Simple solutions to a looming energy crisis
Find alternatives, ease consumption, charge industry more: job done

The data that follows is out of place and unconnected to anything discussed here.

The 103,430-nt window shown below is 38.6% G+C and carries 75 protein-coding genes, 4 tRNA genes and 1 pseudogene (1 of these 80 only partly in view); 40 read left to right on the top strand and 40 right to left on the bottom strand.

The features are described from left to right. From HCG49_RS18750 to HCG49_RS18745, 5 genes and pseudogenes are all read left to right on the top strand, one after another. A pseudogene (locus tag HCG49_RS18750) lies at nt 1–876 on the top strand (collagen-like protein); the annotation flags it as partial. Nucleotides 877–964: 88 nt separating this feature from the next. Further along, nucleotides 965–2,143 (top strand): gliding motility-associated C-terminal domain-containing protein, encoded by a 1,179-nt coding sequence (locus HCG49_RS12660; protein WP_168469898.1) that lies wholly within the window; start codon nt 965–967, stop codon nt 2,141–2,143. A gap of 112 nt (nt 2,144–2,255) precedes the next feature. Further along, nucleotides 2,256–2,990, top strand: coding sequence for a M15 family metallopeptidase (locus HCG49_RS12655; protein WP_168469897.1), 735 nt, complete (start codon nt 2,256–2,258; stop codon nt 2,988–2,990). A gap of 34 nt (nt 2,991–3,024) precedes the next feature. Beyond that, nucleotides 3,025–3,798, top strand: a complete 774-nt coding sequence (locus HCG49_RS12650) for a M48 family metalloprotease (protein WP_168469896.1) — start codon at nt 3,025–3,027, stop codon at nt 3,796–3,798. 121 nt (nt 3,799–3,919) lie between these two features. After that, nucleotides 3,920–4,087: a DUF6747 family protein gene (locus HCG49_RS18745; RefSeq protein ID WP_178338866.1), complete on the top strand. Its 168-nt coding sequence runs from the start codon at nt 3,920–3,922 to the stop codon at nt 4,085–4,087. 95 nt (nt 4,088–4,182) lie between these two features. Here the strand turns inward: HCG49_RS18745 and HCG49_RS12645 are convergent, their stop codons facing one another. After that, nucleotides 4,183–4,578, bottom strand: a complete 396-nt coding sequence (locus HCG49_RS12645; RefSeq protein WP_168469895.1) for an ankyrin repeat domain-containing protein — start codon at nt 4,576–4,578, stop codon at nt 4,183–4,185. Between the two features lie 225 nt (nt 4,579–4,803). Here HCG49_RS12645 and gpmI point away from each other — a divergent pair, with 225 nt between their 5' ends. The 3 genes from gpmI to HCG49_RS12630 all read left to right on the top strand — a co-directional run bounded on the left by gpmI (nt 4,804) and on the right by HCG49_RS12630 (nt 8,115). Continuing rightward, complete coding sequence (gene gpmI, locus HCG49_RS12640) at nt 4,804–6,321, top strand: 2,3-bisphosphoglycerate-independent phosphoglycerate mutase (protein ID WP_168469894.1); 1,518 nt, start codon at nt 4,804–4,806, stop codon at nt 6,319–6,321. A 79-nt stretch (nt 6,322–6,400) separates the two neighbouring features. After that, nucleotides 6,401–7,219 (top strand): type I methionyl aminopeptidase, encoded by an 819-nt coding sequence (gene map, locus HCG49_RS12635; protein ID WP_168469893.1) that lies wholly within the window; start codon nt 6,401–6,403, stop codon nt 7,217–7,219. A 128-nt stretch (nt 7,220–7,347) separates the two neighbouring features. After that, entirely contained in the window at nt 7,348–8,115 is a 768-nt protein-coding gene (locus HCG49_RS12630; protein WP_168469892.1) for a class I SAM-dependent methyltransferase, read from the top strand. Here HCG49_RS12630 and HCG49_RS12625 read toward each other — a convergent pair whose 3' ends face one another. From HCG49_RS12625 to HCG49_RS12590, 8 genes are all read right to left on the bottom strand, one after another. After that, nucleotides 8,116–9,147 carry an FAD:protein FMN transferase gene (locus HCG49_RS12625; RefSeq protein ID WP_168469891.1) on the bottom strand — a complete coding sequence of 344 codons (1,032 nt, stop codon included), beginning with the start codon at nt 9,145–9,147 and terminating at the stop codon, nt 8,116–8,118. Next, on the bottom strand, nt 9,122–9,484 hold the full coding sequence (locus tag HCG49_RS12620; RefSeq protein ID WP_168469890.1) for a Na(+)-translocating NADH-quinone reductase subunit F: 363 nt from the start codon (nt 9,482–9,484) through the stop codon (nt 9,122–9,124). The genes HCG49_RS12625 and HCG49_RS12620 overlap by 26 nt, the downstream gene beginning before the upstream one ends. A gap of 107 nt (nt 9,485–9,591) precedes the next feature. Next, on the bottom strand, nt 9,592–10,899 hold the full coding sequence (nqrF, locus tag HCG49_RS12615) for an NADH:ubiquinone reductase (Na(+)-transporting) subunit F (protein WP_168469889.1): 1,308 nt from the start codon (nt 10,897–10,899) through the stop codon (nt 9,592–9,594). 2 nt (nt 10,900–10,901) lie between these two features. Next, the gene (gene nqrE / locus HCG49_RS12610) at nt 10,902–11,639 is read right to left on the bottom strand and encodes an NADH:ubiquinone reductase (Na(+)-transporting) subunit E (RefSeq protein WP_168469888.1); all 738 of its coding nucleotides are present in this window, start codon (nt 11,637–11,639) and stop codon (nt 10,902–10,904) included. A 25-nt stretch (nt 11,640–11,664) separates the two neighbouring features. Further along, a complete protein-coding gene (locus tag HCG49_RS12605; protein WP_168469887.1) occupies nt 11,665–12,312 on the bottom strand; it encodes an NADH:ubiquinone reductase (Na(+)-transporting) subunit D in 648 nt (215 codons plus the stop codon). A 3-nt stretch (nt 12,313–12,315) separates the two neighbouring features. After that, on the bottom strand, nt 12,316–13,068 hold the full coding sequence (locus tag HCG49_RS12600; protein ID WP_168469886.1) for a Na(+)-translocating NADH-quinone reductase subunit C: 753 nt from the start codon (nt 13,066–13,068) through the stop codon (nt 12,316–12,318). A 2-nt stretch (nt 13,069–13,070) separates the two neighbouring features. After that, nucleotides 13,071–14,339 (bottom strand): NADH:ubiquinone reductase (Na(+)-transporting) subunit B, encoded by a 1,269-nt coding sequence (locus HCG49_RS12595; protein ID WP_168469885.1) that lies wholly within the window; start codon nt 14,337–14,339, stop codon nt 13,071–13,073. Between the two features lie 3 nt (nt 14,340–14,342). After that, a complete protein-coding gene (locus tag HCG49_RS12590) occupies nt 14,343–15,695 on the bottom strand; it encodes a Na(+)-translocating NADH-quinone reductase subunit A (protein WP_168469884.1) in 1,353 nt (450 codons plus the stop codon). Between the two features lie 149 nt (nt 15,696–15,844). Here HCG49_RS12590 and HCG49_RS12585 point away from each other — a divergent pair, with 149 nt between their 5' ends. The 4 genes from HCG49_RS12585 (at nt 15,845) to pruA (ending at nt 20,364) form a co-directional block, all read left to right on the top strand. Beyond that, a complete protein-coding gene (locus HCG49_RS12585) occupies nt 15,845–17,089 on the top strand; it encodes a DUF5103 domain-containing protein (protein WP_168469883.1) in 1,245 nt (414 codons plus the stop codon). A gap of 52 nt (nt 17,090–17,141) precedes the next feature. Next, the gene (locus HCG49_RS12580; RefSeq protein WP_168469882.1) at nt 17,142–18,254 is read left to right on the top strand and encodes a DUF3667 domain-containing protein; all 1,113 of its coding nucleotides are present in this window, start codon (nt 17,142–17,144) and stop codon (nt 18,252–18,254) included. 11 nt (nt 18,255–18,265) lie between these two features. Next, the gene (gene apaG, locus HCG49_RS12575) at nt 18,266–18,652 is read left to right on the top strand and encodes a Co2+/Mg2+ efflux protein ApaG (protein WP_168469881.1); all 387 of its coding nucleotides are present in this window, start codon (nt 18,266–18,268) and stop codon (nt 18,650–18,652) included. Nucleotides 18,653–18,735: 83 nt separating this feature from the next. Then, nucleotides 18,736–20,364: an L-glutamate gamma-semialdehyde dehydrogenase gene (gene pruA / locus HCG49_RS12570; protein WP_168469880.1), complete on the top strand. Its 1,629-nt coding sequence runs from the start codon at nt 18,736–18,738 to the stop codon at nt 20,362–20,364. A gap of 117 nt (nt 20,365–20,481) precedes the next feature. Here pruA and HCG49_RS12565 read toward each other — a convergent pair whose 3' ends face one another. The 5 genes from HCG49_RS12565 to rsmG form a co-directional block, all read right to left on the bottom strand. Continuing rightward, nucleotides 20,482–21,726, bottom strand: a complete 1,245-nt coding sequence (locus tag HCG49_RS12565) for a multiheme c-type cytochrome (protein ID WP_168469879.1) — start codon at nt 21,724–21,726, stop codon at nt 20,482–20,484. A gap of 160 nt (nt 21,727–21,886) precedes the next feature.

Problems with the nation’s aging nuclear reactors in recent years have fuelled concerns over potentially serious power shortages this winter season that could lead to nationwide blackouts. On no less than 14 occasions this year, nuclear reactors in the country have been forced to suspend operations for repairs. Over the past decade, they have closed 95 times. The country operates 23 reactors at four power plants in Kori, Uljin, Wolseong and Yeonggwang, but more are in the works. Wolseong’s No. 1 reactor – the second oldest in the country – will reach its 30-year life span on November 20. It has been shut down eight times over the last decade, four times this year alone. Meanwhile, seven of the 23 reactors are currently offline for regular safety checks or because of mechanical malfunctions. Three are expected to resume operations later this month, while the fate of the other four remains uncertain. According to government figures, 31.1 percent of the country’s electricity needs – about 500 million megawatts – came from nuclear power last year. In addition to concerns over the safety of nuclear power, recent problems with reactors have stoked fears over power shortages. “The possibility of blackouts cannot be ruled out” during the coming winter, Knowledge and Economy Minister Hong Suk-woo warned recently. These fears were further nourished by the recent and unexpected stoppage of two nuclear reactors in Younggwang because of faulty parts. “We are in a super-emergency situation,” Hong has said. In response, the government has announced it is exploring ways to secure additional electricity, one of which is borrowing four 150,000-kilowatt power generating vessels from Turkey. Despite what some have called a looming power crisis, the Catholic Church in Korea has called on the government to abandon nuclear power altogether. Advocates suggest a simple solution to power shortages: develop alternative energy and do a better job at conserving the energy the country already produces. They further point out that Korea has grown accustomed to excessive energy consumption and prefers to continue doing so instead of finding alternative sources and cutting back on usage. “We don’t need so much energy,” advocates say. This may be true, but it overlooks a pressing short-term concern: adequate power supplies during the winter months. Kim Ik-jung, a professor of medicine at Dongguk University, is among a group of experts who have offered more practical solutions. They say the government has overstated the gravity of the power problem and that the current shortage of power is the result of failed management of industrial power needs. More than half of the country’s electricity consumption is for industrial use. The government has supplied relatively cheap electricity to manufacturing companies while it is planning to raise household electricity charges, which amounts to just 14.6 percent of the total electricity consumption in Korea. As a result, manufacturers have been using more and more electricity, not trying to develop alternative energy, which has led to sharp increases in power consumption and created the current power shortage. Kim argues, therefore, that the government must raise industrial electric rates reasonably, not family ones, to solve the current power shortage problem. In short, the government has supplied cheap electricity to industrial circles for economic development, which increased local industry’s dependence on electricity and created the current problem. Raising industrial electric rates is also the first step toward a non-nuclear society because the sharp increase in industrial consumption has made the country more dependent on nuclear power. When the government takes strong action against industrial electricity consumption, people will voluntarily join in energy saving campaigns, which the Church has long lobbied for. Stephen Hong is a journalist based in Seoul Related reports Church voices anger at nuclear plan Oldest reactor ‘must close permanently’
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